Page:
His gaze was intent on hers. “I never wanted to marry because I watched a royal Atilian marriage play out right in front of me. My father was a brute, always. And my mother was always so sad. I never wanted that for any woman bound to me, whether by duty or desire.”
He reached over and brushed her hair back from her face, and Pia didn’t want to see the look on his then. It was...too open. Too complicated.
It made her heart pick up its pace.
“But I am willing to take the chance that you and I can make something different, between us. Something better, Pia.”
She shook her head at him, afraid that if she investigated any further she would discover that the lump in her throat and the glassiness in her eyes could tip over too quickly into tears. And would.
Because she kept telling herself that he was joking. Or if not joking, precisely, saying these things she’d always wanted to hear because he thought he could convince her that way. Not because he actually believed them.
But the trouble was, she wanted to believe him. And the more of these sorts of things he said, the more she wanted to believe.
When she knew better.
“Ares,” she began.
“We are magic in bed, Pia,” he said, in a voice as intense as the way he looked at her. “That is how we came to be here in the first place. Is the worst thing in the world to think we might as well make it official?”
“You’re the one who gave me a lesson in the lines of Atilian succession.” She wanted to roll out of the bed and storm away. But it took her too long to do such things—or anything—these days. So she settled for rolling away from him, and pushing herself up into sitting position.
And as she did, she was suddenly too aware of how naked she was. How huge her breasts had become. How misshapen her belly was, sticking so far out, with her belly button protruding.
“Yes,” Ares was saying, watching her. “I’m concerned about the lines of succession. Should I not be? I told you the day of your father’s funeral that it was no small thing to claim you carry my child. That hasn’t changed. If anything, the closer we get to your due date, the more serious the matter becomes.”
“Because all of a sudden now you care deeply about these things?”
“I may not have set out to make myself heirs.” And there was something granite in his voice. In the gaze he leveled on her. It made something deep inside her start to tremble. “But they exist. They will be here sooner rather than later. And I would prefer it if they had access to all the rights and privileges their position as my heirs allows them.”
“Why?” She was rubbing her belly, and made herself stop. “You felt one way about all of this, then you interacted with your father and everything changed. It’s hard not to think you simply want to defy him.”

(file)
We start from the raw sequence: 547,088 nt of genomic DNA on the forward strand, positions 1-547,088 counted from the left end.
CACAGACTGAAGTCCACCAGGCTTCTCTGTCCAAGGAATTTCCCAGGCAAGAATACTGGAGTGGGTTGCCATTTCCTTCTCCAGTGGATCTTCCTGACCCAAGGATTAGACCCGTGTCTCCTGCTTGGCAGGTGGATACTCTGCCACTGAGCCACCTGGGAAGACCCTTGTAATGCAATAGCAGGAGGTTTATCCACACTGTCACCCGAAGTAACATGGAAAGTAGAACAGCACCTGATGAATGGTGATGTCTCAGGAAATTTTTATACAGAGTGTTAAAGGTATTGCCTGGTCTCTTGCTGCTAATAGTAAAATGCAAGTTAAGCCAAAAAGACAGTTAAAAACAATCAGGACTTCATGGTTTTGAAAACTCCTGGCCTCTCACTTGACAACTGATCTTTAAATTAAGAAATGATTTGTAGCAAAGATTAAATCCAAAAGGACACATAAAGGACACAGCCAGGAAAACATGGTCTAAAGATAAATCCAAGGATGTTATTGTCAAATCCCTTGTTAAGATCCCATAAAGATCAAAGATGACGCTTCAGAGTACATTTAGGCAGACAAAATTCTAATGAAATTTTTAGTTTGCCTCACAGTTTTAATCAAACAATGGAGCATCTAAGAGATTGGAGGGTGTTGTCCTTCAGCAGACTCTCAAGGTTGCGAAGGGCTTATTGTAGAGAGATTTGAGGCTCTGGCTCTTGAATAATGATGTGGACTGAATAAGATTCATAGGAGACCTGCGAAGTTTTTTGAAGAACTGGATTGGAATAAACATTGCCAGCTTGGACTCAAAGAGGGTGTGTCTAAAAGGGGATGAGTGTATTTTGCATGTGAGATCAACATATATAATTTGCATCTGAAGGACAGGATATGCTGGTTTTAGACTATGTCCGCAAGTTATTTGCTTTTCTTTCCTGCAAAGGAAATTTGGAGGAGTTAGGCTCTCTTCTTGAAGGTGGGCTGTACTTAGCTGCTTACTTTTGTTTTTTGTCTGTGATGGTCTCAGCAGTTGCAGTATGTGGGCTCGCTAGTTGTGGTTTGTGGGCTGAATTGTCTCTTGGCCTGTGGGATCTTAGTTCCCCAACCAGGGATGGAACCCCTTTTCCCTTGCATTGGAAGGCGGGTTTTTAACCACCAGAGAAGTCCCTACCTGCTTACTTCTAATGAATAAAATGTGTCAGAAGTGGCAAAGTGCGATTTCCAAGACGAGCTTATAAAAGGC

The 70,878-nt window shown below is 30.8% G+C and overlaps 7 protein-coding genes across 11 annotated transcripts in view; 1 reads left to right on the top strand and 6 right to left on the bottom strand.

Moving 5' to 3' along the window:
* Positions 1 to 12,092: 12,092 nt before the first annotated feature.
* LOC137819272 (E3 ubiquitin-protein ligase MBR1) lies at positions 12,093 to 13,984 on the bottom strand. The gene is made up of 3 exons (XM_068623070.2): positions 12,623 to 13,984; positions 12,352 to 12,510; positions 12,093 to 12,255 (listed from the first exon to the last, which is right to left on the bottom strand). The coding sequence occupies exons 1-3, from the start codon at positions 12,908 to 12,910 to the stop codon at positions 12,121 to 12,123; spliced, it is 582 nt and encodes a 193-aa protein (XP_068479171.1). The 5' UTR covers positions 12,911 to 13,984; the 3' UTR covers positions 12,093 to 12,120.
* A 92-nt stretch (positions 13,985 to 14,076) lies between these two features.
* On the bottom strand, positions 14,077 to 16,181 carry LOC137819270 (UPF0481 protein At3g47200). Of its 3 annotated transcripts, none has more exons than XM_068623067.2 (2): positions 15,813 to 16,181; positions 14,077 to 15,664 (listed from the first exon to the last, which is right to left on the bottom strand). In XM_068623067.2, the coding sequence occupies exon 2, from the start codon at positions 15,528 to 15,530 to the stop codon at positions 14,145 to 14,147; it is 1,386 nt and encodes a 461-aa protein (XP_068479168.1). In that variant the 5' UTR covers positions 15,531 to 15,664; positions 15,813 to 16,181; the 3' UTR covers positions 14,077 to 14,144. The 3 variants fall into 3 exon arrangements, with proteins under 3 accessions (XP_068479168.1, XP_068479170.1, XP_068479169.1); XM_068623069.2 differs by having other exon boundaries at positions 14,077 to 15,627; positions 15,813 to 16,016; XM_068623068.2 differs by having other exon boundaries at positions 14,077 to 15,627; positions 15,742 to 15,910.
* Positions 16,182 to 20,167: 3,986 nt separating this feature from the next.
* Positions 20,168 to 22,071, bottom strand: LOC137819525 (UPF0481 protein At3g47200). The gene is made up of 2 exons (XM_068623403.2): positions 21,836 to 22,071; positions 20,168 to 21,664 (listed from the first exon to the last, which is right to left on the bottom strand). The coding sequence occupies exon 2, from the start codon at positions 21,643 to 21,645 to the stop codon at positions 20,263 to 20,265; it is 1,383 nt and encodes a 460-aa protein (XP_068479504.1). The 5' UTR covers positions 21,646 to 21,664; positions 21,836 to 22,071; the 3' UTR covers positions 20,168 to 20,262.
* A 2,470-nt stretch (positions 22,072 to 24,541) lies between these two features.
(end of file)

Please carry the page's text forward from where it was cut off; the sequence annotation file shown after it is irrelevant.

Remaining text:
His expression changed, and she wondered if he’d thought she didn’t know. That she hadn’t seen the pictures of the two of them—King Damascus Takes Errant Heir to Task! the papers had cackled—and seen the dark look on Ares’s face.
“What do you think will happen?” he asked her, and she thought she hated it most when he sounded so patient. So reasonable.
“Do you need me to explain to you where babies come from, Ares?” she asked him, proud that she kept her voice calm.
“The world already believes you are pregnant with at least one of my children,” he replied, only that cool gleam in his eyes indicating that he was even aware of the question she’d asked. “Let us say, for the sake of argument, that I let you go right now. And you set out into the world, footloose and fancy-free as you claim to want. You’re lucky enough not to be impoverished, which means you will no doubt be capable of raising these babies just fine on your own.”
“I’ve been making this argument for months.”
“But the world will continue to think they are mine, no matter what lies we tell or lengths we take to conceal that truth. And what then?”
“What do you mean, ‘what then?’ Rumors are just rumors—”
“Rumors are rumors, yes. But thrones are thrones, cara mia.” And she didn’t know what that note in his voice was then. Or that look in his eyes. Only that it made her tremble—again. “And we may have grown progressive in these latter days. We prefer to have our fights in ballot boxes rather than in the streets or on poppy fields. But that does not change the fact that you will be raising two boys with a direct claim to the throne of Atilia. I understand that means nothing to you, but I assure you—it will not only mean something to my people, it will mean even more to whoever succeeds me.”